A large part of the University of Edinburgh’s Musical Instrument Collection, part of which is displayed at St Cecilia’s Hall, the origins of the funding for the Collection and indeed the funding for the construction of St Cecilia’s Hall itself can be traced back to the late 18th to mid-19th centuries. Due to this, the origins of both the Collection and the Museum are linked to harmful colonial cultures, practices, and exploitation.
At St Cecilia’s Hall, we are committed to addressing and correcting the harmful colonial practices from which our Collection and Museum have benefited.
The Building of St Cecilia’s Hall
The original building of St Cecilia’s Hall was completed in 1763 and was funded largely through donations from members of the Edinburgh Musical Society. The fund received 280 donations, and although we cannot trace the origins of every donation made, we can trace the origins of some of the largest donations. It is clear through doing this that at least part of the money donated to fund the building of St Cecilia’s Hall originated through investments and ties with colonial practices.
Sir Lawrence Dundas donated £30 to the building of St Cecilia’s Hall and was a large investor in the East India Company – a trading company formed to operate in the Indian Ocean region, taking part in the trade of many goods including cotton, silk, sugar, spices and the transportation of slaves.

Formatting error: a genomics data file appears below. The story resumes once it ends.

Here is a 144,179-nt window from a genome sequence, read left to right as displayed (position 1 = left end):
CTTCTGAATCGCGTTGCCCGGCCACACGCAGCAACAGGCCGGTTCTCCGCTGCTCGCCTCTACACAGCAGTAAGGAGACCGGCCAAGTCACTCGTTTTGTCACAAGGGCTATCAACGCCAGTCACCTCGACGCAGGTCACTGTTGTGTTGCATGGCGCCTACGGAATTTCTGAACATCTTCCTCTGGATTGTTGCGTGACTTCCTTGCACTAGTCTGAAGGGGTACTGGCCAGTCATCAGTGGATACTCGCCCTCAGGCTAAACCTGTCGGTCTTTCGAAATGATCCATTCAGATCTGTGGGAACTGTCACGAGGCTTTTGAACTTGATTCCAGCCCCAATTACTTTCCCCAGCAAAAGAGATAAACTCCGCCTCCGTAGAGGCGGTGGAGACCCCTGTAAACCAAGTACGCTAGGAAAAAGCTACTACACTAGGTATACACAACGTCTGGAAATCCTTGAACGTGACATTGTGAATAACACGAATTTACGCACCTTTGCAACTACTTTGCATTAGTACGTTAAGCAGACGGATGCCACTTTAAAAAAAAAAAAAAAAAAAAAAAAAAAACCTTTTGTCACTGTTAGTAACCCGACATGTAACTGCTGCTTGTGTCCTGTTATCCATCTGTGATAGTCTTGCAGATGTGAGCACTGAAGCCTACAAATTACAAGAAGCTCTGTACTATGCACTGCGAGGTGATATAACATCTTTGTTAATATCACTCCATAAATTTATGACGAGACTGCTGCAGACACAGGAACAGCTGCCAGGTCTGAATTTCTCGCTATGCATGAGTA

Mr Campbell of Shawfield donated £21 to the building of St Cecilia’s Hall. Mr Campbell inherited his wealth from his grandfather – a leading merchant and slave trader. It is likely that at least part of the donation made to St Cecilia’s Hall originated from this inheritance.
The Duke of Queensberry donated £21 to the building of St Cecilia’s Hall and was one of the original proprietors of the British Linen Company who supplied cloth used to clothe enslaved people in Scottish-owned plantations
Baron Grant donated 10 guineas to the building of St Cecilia’s Hall and was captain of the East India Company.
The Earl of Cassillis donated 10 guineas to the building of St Cecilia’s Hall. The Earl was likely involved in the slave trade through his involvement with former smuggling agent Robert Kennedy.
The Earl of Dunmore donated 10 guineas to the building of St Cecilia’s Hall and took up several posts as governor in the American colonies. The Earl is also documented as owning a number of enslaved people himself, thereby having substantial links to slavery.
The Collection, its Funding and the Purchase of St Cecilia’s Hall
The Musical Instrument Collection stems in part from the collection of instruments previously housed at the Reid Concert Hall. The former collection at the Reid Concert Hall was established in the 1850s by John Donaldson – Chair of Music at the University of Edinburgh from 1845. Donaldson was primarily interested in the science behind the instruments and less interested in their cultural significance and purpose. Over the course of several years, Donaldson collected a wide range of instruments from across the globe, many of which are on display at St Cecilia’s Hall today. Donaldson kept purchase records for the instruments he collected in Europe allowing us to document and share their history and origins. However, he did not afford the same care for those instruments collected elsewhere in the world. For the Collection today, this means that a number of our non-Western instruments have little to no provenance records, and we know little of their original cultural significance.